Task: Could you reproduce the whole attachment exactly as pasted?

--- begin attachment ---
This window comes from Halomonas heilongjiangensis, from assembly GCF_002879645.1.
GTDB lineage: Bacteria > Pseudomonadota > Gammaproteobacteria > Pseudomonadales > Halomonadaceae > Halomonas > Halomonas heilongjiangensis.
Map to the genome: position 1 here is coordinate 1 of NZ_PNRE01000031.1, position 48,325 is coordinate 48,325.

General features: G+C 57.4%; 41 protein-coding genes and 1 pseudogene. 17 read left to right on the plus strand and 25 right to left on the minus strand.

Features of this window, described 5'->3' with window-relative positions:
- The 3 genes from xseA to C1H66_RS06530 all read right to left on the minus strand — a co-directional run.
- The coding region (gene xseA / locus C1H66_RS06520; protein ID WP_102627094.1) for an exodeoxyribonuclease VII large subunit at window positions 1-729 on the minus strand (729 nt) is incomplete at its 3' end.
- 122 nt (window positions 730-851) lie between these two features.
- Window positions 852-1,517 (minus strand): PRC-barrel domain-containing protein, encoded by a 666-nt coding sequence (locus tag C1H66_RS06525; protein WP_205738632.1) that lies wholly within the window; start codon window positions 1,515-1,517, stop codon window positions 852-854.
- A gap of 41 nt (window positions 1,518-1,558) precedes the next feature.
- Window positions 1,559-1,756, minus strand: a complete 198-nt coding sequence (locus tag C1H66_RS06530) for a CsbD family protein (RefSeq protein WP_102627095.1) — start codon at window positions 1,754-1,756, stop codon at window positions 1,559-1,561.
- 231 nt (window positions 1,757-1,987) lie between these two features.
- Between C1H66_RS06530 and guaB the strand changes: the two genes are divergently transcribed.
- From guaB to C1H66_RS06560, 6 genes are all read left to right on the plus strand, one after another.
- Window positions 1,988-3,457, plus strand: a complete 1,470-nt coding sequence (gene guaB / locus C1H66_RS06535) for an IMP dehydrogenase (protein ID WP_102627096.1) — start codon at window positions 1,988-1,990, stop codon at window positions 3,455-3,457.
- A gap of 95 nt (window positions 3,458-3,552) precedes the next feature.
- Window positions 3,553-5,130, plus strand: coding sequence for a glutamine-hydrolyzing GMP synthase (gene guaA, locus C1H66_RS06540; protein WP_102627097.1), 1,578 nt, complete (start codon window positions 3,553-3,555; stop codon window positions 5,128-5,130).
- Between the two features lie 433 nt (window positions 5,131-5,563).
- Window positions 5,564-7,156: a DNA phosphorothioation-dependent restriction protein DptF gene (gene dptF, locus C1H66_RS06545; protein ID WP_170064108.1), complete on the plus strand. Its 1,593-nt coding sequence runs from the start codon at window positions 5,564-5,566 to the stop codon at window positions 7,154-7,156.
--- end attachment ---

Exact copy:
This window comes from Halomonas heilongjiangensis, from assembly GCF_002879645.1.
GTDB lineage: Bacteria > Pseudomonadota > Gammaproteobacteria > Pseudomonadales > Halomonadaceae > Halomonas > Halomonas heilongjiangensis.
Map to the genome: position 1 here is coordinate 1 of NZ_PNRE01000031.1, position 48,325 is coordinate 48,325.

General features: G+C 57.4%; 41 protein-coding genes and 1 pseudogene. 17 read left to right on the plus strand and 25 right to left on the minus strand.

Features of this window, described 5'->3' with window-relative positions:
- The 3 genes from xseA to C1H66_RS06530 all read right to left on the minus strand — a co-directional run.
- The coding region (gene xseA / locus C1H66_RS06520; protein ID WP_102627094.1) for an exodeoxyribonuclease VII large subunit at window positions 1-729 on the minus strand (729 nt) is incomplete at its 3' end.
- 122 nt (window positions 730-851) lie between these two features.
- Window positions 852-1,517 (minus strand): PRC-barrel domain-containing protein, encoded by a 666-nt coding sequence (locus tag C1H66_RS06525; protein WP_205738632.1) that lies wholly within the window; start codon window positions 1,515-1,517, stop codon window positions 852-854.
- A gap of 41 nt (window positions 1,518-1,558) precedes the next feature.
- Window positions 1,559-1,756, minus strand: a complete 198-nt coding sequence (locus tag C1H66_RS06530) for a CsbD family protein (RefSeq protein WP_102627095.1) — start codon at window positions 1,754-1,756, stop codon at window positions 1,559-1,561.
- 231 nt (window positions 1,757-1,987) lie between these two features.
- Between C1H66_RS06530 and guaB the strand changes: the two genes are divergently transcribed.
- From guaB to C1H66_RS06560, 6 genes are all read left to right on the plus strand, one after another.
- Window positions 1,988-3,457, plus strand: a complete 1,470-nt coding sequence (gene guaB / locus C1H66_RS06535) for an IMP dehydrogenase (protein ID WP_102627096.1) — start codon at window positions 1,988-1,990, stop codon at window positions 3,455-3,457.
- A gap of 95 nt (window positions 3,458-3,552) precedes the next feature.
- Window positions 3,553-5,130, plus strand: coding sequence for a glutamine-hydrolyzing GMP synthase (gene guaA, locus C1H66_RS06540; protein WP_102627097.1), 1,578 nt, complete (start codon window positions 3,553-3,555; stop codon window positions 5,128-5,130).
- Between the two features lie 433 nt (window positions 5,131-5,563).
- Window positions 5,564-7,156: a DNA phosphorothioation-dependent restriction protein DptF gene (gene dptF, locus C1H66_RS06545; protein ID WP_170064108.1), complete on the plus strand. Its 1,593-nt coding sequence runs from the start codon at window positions 5,564-5,566 to the stop codon at window positions 7,154-7,156.